Top album from musician

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Scarborough’s troubadour extraordinaire returns with a brand new album for 2011.

His eighth in seven years sees him in great form – his punk sensibility merges with political folk to great effect.

A mixture of original songs with three judiciously chosen covers thrown into the mix shows why Joe is beginning to make waves (Radio 2 airplay via the Mike Harding Show) and gather a loyal fanbase (including Martin Simpson I believe).

Pete Seeger’s Lonesome Traveller and If I Had a Hammer are given a new lease of life with Joe’s unusual phrasing managing to reinvigorate two songs that might otherwise be consigned to history and the Clash’s Rebel Waltz works very well in this acoustic setting.

However it’s his unique songwriting that really shines through – from the blues tinged Ain’t-a-Got-a-Nothing to a great folk song The Pull - about the Visitor, a boat shipwrecked at Robin Hood’s Bay, and the rescue attempt.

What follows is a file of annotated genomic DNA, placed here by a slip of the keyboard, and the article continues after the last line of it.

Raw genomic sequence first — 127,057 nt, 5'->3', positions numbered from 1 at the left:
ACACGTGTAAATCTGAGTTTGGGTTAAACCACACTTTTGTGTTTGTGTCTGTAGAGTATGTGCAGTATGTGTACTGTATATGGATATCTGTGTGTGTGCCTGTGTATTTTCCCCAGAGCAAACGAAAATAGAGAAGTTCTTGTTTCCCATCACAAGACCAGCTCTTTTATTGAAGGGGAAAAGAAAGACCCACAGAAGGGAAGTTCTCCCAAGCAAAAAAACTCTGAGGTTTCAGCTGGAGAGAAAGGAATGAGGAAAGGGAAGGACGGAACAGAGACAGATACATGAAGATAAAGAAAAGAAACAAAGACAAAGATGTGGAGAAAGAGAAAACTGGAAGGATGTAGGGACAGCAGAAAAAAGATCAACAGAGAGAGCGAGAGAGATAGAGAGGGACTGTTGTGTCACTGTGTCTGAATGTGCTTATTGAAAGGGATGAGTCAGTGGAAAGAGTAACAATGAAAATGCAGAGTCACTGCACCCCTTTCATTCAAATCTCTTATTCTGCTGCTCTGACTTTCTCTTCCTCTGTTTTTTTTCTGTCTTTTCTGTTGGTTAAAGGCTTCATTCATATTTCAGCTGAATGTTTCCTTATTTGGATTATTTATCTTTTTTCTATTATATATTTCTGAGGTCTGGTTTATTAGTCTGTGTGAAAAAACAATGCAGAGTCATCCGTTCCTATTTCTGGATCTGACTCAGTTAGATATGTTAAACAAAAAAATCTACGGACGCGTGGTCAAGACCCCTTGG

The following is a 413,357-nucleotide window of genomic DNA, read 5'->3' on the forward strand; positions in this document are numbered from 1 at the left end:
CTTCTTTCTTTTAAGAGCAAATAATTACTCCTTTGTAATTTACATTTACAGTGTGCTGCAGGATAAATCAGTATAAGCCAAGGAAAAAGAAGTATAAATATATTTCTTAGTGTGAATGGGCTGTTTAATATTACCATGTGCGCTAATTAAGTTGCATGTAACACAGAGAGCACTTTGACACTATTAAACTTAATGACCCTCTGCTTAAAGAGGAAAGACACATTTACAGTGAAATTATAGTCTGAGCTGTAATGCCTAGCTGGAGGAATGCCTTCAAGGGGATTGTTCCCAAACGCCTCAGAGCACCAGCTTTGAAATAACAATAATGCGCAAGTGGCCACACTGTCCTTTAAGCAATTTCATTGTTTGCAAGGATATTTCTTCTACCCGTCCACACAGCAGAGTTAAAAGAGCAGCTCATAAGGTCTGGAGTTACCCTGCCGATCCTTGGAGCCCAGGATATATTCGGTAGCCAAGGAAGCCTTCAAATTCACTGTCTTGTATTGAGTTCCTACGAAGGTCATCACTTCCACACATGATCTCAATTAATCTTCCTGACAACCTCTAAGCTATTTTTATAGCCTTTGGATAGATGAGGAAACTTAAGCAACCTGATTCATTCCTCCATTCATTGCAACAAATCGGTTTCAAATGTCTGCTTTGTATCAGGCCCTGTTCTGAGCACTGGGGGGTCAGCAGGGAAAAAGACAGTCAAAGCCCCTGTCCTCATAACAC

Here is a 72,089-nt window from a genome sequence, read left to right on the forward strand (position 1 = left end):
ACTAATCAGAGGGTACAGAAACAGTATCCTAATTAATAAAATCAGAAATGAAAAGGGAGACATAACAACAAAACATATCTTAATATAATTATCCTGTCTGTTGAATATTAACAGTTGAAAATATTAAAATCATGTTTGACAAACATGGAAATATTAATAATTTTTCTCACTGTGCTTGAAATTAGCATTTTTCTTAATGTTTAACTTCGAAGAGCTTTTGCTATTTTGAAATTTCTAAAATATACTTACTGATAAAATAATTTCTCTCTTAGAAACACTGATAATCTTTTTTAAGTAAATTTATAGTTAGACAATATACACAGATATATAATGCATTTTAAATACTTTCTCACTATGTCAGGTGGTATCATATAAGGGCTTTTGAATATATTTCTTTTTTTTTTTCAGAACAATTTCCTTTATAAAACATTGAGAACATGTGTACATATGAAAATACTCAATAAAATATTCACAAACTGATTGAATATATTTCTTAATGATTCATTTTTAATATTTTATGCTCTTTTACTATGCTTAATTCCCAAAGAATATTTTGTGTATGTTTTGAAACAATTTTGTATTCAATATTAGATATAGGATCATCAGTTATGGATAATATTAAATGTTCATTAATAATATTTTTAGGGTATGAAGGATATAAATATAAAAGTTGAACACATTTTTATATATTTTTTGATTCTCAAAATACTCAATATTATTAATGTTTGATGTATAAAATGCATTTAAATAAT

Little Red Songbook is a touching acknowledgement of major influences on his songwriting / performing (Woody Guthrie and Josh White) and Ain’t Gonna be a Pawn no More is a call to arms in these troubled political, social and economic times when the last thing we need is the Eton élite telling us how we should live our lives.

Menthol Cigarettes is a touching reminiscence: “Ten years chasing rainbows, They can’t unless you’ve been there, In a rock ‘n’ roll band”.

Joe’s life as a washing-machine repairman has given him many stories which have evolved into songs on this album including Ghost of an ‘83 Ford (with hints of Ode to Billy Joe in its melody line) and the aforesaid Ain’t-a-Got-a-Nothing.

Broken Man is a great tale of defiance and musically harks back to Guthrie and Dylan.

All in all it’s a great album from a gem of a performer destined to establish himself on the national scene in 2011.